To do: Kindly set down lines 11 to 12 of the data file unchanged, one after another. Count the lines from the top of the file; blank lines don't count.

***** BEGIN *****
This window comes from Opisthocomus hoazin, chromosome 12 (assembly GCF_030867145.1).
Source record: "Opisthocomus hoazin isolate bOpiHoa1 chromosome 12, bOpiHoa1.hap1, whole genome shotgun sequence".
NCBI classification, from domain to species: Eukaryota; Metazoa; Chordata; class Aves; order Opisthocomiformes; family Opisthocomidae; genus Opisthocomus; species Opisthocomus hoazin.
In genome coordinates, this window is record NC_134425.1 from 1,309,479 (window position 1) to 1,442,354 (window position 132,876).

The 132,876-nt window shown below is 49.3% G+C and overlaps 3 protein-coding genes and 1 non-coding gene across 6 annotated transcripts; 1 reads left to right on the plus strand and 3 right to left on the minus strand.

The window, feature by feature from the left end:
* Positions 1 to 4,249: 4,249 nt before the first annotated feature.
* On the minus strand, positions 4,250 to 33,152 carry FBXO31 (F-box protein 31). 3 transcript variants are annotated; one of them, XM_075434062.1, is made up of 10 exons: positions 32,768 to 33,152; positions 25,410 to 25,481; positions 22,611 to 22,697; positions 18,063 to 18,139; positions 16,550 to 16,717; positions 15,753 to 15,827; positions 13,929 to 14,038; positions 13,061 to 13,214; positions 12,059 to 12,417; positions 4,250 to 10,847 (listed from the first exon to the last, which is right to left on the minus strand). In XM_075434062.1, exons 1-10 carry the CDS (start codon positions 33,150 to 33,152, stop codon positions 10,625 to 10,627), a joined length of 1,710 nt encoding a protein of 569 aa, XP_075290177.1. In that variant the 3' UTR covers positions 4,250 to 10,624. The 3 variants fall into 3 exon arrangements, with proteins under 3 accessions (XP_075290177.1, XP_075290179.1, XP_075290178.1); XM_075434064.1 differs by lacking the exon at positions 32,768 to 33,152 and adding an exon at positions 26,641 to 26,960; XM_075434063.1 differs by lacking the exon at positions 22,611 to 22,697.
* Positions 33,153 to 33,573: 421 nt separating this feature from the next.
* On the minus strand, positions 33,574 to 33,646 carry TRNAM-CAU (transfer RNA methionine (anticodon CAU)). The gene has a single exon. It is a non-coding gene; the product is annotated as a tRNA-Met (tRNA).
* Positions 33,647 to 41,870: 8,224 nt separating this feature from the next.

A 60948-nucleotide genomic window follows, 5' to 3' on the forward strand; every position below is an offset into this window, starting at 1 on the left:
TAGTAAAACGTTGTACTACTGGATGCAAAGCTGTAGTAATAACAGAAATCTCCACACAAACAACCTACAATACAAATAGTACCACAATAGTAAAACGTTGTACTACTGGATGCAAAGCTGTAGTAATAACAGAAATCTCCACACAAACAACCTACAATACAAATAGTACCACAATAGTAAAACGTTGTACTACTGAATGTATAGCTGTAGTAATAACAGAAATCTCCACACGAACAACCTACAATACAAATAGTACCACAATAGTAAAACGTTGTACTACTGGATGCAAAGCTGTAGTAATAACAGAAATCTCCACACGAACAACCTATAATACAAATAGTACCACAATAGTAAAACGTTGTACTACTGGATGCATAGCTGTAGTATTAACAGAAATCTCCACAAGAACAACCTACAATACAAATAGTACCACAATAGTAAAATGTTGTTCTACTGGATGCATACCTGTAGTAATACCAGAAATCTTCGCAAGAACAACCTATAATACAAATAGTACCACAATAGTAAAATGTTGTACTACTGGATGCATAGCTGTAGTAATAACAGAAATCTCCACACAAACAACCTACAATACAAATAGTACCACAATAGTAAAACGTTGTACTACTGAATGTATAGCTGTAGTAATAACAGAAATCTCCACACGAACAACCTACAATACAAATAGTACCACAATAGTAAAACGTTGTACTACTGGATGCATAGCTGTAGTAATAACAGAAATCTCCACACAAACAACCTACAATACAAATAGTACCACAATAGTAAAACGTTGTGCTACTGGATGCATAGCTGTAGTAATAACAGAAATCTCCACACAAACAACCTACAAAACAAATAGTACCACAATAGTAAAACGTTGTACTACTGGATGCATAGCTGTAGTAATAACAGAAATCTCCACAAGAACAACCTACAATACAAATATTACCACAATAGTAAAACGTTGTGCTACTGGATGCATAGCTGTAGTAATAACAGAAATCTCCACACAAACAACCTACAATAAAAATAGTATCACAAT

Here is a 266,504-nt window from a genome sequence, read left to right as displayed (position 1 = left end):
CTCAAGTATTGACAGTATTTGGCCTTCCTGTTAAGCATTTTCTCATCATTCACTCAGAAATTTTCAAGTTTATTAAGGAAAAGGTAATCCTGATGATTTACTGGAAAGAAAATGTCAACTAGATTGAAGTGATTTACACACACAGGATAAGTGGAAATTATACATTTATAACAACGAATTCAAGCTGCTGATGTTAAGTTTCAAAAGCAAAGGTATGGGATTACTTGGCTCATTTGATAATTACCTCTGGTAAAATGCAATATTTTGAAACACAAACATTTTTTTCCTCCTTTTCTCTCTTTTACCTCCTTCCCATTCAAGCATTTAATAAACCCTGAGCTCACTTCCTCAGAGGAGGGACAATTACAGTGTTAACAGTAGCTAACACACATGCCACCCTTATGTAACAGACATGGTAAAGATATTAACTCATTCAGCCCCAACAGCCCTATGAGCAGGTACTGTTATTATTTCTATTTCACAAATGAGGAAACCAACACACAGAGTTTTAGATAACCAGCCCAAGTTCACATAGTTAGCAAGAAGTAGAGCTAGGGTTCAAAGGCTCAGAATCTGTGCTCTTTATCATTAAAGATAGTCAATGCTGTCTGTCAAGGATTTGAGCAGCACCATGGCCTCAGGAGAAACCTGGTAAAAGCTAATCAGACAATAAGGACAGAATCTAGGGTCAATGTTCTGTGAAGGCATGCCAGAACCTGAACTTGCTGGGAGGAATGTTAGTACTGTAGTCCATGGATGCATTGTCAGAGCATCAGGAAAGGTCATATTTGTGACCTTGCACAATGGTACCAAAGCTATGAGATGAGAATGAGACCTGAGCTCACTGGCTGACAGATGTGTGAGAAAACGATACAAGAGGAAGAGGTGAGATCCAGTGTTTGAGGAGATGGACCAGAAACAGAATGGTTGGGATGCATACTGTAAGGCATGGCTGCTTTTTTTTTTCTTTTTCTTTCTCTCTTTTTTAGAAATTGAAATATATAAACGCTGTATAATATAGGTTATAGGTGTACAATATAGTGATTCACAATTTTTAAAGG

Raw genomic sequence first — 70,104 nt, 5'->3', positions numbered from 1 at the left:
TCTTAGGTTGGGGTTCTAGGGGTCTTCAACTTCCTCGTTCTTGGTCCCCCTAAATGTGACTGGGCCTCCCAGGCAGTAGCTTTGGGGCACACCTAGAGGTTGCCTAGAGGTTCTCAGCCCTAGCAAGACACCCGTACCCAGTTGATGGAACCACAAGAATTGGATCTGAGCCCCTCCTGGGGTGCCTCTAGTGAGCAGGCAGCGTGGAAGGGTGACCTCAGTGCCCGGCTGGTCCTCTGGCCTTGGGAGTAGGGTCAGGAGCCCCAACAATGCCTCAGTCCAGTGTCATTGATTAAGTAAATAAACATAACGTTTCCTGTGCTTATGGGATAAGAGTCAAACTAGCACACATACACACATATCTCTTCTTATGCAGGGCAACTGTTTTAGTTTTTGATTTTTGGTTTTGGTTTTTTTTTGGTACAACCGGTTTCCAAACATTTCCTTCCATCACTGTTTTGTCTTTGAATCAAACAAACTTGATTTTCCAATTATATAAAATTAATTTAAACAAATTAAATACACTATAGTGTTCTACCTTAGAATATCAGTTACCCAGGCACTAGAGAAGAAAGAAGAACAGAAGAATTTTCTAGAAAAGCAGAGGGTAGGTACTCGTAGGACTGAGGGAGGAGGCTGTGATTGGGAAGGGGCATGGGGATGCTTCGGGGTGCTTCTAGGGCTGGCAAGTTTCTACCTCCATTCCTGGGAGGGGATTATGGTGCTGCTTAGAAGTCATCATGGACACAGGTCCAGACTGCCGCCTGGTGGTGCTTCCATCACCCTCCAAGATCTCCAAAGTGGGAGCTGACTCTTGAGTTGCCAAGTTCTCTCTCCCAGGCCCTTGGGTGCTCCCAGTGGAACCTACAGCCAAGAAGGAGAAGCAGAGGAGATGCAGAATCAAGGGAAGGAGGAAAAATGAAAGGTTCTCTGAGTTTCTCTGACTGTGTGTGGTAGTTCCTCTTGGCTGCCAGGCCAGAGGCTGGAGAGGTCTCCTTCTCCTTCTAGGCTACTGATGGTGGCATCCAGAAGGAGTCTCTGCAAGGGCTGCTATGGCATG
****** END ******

* Positions 33,647 to 41,870: 8,224 nt separating this feature from the next.

A 60948-nucleotide genomic window follows, 5' to 3' on the forward strand; every position below is an offset into this window, starting at 1 on the left: